Dr. Yardley on Enzalutamide Plus Exemestane in HR-Positive Breast Cancer

Denise A. Yardley, MD
Published: Saturday, May 31, 2014

Denise A. Yardley, MD, hematologist/oncologist, Sarah Cannon Research Institute, discusses a pilot study that assessed safety, pharmacokinetics, and effects on circulating estrogens in women with advanced hormone receptor (HR)-positive breast cancer treated with enzalutamide plus exemestane.

Yardley says enzalutamide, an androgen receptor antagonist, plays an interesting role in breast cancer. There is a lot of interest in the androgen receptor in breast cancer, since it is present in about 75% of all breast cancers.

To explore this further, the pilot study treated patients in 2 cohorts: one where patients have had one prior endocrine therapy for advanced disease while the other group contained chemotherapy and endocrine naïve patients, Yardley says. The patients received 160mg of enzalutamide combined with 50mg of exemestane.

The rationale for this trial was based on previous data demonstrating that androgens via aromatase are converted to estradiol and estrone. By using an aromatase inhibitor alone, it is believed that the amount of androgen is increased, warranting the addition of an androgen receptor antagonist. To date, the combination has been efficacious and well tolerated.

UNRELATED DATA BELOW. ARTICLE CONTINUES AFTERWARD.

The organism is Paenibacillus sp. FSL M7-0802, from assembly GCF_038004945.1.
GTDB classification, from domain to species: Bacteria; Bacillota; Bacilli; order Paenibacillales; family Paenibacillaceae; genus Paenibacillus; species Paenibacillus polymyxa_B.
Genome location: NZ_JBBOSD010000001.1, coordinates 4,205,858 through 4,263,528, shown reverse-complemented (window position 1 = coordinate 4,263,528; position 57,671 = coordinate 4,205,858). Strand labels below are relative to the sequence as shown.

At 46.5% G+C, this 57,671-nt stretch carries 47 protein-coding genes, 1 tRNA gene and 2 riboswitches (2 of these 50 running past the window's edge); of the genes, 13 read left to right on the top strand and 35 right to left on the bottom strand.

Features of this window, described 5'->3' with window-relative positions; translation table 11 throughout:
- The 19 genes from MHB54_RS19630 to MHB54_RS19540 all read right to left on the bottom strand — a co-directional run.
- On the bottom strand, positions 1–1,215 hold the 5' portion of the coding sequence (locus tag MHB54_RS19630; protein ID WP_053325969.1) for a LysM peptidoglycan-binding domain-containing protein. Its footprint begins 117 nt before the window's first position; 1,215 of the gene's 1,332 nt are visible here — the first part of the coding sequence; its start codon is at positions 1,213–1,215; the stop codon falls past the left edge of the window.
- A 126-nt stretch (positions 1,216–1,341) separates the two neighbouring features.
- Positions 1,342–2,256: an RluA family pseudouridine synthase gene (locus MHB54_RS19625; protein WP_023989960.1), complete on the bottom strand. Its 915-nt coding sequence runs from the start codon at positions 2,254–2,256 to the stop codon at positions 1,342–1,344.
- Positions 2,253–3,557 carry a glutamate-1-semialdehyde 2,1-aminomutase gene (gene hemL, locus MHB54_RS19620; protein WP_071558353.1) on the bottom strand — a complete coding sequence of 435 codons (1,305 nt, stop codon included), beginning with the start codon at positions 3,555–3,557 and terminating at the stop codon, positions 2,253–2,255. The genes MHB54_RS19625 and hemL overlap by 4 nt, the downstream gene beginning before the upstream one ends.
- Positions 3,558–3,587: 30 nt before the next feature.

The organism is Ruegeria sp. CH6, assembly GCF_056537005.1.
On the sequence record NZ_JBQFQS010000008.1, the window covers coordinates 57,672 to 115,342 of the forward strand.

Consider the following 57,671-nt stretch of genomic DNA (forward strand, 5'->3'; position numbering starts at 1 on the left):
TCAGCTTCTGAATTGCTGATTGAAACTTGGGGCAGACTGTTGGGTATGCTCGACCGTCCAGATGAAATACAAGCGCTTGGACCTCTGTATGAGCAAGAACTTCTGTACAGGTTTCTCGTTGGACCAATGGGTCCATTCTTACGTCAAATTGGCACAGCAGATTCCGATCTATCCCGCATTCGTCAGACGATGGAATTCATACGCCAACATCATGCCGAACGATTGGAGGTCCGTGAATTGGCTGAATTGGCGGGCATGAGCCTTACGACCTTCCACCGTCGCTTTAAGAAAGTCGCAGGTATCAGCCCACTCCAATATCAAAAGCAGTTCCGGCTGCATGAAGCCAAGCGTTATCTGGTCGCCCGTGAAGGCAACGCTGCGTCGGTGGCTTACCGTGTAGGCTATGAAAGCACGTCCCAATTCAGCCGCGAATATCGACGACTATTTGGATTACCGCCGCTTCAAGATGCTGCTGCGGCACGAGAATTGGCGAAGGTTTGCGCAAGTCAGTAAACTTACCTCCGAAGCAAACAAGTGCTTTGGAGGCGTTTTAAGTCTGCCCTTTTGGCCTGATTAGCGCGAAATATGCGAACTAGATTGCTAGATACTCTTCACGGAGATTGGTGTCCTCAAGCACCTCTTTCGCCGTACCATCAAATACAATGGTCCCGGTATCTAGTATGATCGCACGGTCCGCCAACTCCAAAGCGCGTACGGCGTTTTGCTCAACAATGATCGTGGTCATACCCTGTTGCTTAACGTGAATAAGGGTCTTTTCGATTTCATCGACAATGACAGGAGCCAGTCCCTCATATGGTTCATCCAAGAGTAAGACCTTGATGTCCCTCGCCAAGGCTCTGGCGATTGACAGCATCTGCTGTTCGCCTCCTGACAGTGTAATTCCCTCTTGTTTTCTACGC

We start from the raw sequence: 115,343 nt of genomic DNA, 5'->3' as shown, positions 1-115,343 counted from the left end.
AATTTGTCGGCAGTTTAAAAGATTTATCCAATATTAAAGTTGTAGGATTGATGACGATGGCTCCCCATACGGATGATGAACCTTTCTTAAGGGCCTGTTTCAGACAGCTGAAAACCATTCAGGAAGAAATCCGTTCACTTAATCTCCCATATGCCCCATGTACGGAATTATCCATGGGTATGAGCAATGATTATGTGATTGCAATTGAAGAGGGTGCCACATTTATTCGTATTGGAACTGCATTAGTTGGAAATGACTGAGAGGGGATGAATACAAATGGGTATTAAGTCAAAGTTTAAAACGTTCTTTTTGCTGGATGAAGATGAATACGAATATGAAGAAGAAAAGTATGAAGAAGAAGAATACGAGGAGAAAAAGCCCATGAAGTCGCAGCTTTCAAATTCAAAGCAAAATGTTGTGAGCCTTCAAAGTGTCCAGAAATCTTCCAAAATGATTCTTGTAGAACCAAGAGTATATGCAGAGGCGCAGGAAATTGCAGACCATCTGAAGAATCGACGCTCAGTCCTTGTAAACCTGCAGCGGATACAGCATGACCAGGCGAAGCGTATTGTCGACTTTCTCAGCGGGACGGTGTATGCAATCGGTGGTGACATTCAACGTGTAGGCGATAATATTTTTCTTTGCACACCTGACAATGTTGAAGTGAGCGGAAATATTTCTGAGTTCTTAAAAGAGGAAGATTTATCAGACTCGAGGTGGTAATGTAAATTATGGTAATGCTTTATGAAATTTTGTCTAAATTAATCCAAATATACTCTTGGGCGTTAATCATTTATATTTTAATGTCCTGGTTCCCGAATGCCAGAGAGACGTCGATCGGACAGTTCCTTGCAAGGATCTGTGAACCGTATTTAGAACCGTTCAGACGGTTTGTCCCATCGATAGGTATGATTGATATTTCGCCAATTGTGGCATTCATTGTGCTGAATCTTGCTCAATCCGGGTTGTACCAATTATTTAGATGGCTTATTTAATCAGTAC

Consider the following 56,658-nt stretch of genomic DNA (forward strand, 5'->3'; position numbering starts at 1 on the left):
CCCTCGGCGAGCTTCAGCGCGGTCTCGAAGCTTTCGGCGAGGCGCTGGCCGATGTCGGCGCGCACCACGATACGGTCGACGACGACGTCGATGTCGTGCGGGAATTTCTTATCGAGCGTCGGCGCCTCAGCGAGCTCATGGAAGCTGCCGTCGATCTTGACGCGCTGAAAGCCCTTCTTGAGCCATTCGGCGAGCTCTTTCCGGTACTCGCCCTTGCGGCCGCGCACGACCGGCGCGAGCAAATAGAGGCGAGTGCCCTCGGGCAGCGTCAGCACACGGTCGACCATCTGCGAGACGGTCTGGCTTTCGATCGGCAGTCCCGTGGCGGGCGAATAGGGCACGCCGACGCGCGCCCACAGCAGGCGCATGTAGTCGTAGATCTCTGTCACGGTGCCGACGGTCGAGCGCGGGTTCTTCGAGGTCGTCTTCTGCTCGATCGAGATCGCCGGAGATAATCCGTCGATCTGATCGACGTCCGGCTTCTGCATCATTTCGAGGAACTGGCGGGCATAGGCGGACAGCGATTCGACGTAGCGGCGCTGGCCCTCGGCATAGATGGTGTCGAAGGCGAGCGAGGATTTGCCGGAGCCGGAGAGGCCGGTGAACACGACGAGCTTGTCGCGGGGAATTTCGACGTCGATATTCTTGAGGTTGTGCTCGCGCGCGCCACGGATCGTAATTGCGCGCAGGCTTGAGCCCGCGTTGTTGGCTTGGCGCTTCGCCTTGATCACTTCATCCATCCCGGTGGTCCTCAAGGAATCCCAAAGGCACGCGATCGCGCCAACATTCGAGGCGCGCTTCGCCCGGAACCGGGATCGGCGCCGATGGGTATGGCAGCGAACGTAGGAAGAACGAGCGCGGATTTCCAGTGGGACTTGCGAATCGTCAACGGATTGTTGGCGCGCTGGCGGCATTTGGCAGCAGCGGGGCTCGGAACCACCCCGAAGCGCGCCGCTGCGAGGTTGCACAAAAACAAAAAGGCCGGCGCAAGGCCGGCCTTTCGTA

<<< View more from the 2014 ASCO Annual Meeting

Denise A. Yardley, MD, hematologist/oncologist, Sarah Cannon Research Institute, discusses a pilot study that assessed safety, pharmacokinetics, and effects on circulating estrogens in women with advanced hormone receptor (HR)-positive breast cancer treated with enzalutamide plus exemestane.

Yardley says enzalutamide, an androgen receptor antagonist, plays an interesting role in breast cancer. There is a lot of interest in the androgen receptor in breast cancer, since it is present in about 75% of all breast cancers.

To explore this further, the pilot study treated patients in 2 cohorts: one where patients have had one prior endocrine therapy for advanced disease while the other group contained chemotherapy and endocrine naïve patients, Yardley says. The patients received 160mg of enzalutamide combined with 50mg of exemestane.

The rationale for this trial was based on previous data demonstrating that androgens via aromatase are converted to estradiol and estrone. By using an aromatase inhibitor alone, it is believed that the amount of androgen is increased, warranting the addition of an androgen receptor antagonist. To date, the combination has been efficacious and well tolerated.

<<< View more from the 2014 ASCO Annual Meeting




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